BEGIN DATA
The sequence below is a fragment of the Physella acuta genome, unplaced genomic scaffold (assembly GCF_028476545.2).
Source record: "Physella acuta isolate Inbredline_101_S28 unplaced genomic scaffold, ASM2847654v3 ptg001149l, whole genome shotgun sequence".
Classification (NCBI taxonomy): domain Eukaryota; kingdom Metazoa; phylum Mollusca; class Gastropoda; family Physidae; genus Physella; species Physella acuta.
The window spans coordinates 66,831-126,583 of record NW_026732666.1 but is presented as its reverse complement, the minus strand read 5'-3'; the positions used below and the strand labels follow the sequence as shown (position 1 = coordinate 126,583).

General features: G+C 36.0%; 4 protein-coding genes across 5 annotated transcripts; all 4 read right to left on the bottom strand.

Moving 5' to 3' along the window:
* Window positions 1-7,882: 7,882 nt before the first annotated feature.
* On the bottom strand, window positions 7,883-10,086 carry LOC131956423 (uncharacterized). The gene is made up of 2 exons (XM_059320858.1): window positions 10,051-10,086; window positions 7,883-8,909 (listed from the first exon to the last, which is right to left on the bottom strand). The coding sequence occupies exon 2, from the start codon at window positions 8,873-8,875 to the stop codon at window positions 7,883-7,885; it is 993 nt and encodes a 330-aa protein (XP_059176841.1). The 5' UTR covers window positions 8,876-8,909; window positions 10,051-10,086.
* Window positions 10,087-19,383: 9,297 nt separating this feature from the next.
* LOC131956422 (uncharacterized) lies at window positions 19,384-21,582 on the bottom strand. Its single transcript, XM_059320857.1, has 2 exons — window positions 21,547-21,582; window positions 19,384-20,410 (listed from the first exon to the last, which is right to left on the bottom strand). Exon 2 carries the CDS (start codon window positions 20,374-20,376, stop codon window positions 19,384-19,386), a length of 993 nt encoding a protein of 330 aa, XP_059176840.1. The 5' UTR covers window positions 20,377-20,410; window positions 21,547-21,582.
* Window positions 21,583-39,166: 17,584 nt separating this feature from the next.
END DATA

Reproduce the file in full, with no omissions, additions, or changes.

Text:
The sequence below is a fragment of the Physella acuta genome, unplaced genomic scaffold (assembly GCF_028476545.2).
Source record: "Physella acuta isolate Inbredline_101_S28 unplaced genomic scaffold, ASM2847654v3 ptg001149l, whole genome shotgun sequence".
Classification (NCBI taxonomy): domain Eukaryota; kingdom Metazoa; phylum Mollusca; class Gastropoda; family Physidae; genus Physella; species Physella acuta.
The window spans coordinates 66,831-126,583 of record NW_026732666.1 but is presented as its reverse complement, the minus strand read 5'-3'; the positions used below and the strand labels follow the sequence as shown (position 1 = coordinate 126,583).

General features: G+C 36.0%; 4 protein-coding genes across 5 annotated transcripts; all 4 read right to left on the bottom strand.

Moving 5' to 3' along the window:
* Window positions 1-7,882: 7,882 nt before the first annotated feature.
* On the bottom strand, window positions 7,883-10,086 carry LOC131956423 (uncharacterized). The gene is made up of 2 exons (XM_059320858.1): window positions 10,051-10,086; window positions 7,883-8,909 (listed from the first exon to the last, which is right to left on the bottom strand). The coding sequence occupies exon 2, from the start codon at window positions 8,873-8,875 to the stop codon at window positions 7,883-7,885; it is 993 nt and encodes a 330-aa protein (XP_059176841.1). The 5' UTR covers window positions 8,876-8,909; window positions 10,051-10,086.
* Window positions 10,087-19,383: 9,297 nt separating this feature from the next.
* LOC131956422 (uncharacterized) lies at window positions 19,384-21,582 on the bottom strand. Its single transcript, XM_059320857.1, has 2 exons — window positions 21,547-21,582; window positions 19,384-20,410 (listed from the first exon to the last, which is right to left on the bottom strand). Exon 2 carries the CDS (start codon window positions 20,374-20,376, stop codon window positions 19,384-19,386), a length of 993 nt encoding a protein of 330 aa, XP_059176840.1. The 5' UTR covers window positions 20,377-20,410; window positions 21,547-21,582.
* Window positions 21,583-39,166: 17,584 nt separating this feature from the next.